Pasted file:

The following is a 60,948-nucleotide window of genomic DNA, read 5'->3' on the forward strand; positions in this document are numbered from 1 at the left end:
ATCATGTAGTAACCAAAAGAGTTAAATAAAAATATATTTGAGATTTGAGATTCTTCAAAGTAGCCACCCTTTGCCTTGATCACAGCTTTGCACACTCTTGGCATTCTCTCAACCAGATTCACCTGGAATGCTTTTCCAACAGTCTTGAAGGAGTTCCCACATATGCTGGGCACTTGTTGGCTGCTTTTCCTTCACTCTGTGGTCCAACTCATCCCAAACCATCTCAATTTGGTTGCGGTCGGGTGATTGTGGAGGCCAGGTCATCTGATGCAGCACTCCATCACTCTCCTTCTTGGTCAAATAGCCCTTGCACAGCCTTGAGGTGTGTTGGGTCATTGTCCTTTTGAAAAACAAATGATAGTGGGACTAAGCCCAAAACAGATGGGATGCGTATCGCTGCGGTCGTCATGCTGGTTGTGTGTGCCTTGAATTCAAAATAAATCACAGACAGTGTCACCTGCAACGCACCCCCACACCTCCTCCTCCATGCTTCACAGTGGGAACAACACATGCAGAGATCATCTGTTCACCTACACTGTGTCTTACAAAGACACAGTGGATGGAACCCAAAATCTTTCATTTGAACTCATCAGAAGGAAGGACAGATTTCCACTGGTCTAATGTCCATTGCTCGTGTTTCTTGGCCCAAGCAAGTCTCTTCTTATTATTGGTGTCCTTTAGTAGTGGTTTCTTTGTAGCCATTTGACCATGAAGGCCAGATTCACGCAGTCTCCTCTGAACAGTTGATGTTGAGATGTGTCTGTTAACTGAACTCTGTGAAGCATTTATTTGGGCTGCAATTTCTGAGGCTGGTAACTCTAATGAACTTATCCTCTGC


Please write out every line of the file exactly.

The following is a 60,948-nucleotide window of genomic DNA, read 5'->3' on the forward strand; positions in this document are numbered from 1 at the left end:
ATCATGTAGTAACCAAAAGAGTTAAATAAAAATATATTTGAGATTTGAGATTCTTCAAAGTAGCCACCCTTTGCCTTGATCACAGCTTTGCACACTCTTGGCATTCTCTCAACCAGATTCACCTGGAATGCTTTTCCAACAGTCTTGAAGGAGTTCCCACATATGCTGGGCACTTGTTGGCTGCTTTTCCTTCACTCTGTGGTCCAACTCATCCCAAACCATCTCAATTTGGTTGCGGTCGGGTGATTGTGGAGGCCAGGTCATCTGATGCAGCACTCCATCACTCTCCTTCTTGGTCAAATAGCCCTTGCACAGCCTTGAGGTGTGTTGGGTCATTGTCCTTTTGAAAAACAAATGATAGTGGGACTAAGCCCAAAACAGATGGGATGCGTATCGCTGCGGTCGTCATGCTGGTTGTGTGTGCCTTGAATTCAAAATAAATCACAGACAGTGTCACCTGCAACGCACCCCCACACCTCCTCCTCCATGCTTCACAGTGGGAACAACACATGCAGAGATCATCTGTTCACCTACACTGTGTCTTACAAAGACACAGTGGATGGAACCCAAAATCTTTCATTTGAACTCATCAGAAGGAAGGACAGATTTCCACTGGTCTAATGTCCATTGCTCGTGTTTCTTGGCCCAAGCAAGTCTCTTCTTATTATTGGTGTCCTTTAGTAGTGGTTTCTTTGTAGCCATTTGACCATGAAGGCCAGATTCACGCAGTCTCCTCTGAACAGTTGATGTTGAGATGTGTCTGTTAACTGAACTCTGTGAAGCATTTATTTGGGCTGCAATTTCTGAGGCTGGTAACTCTAATGAACTTATCCTCTGC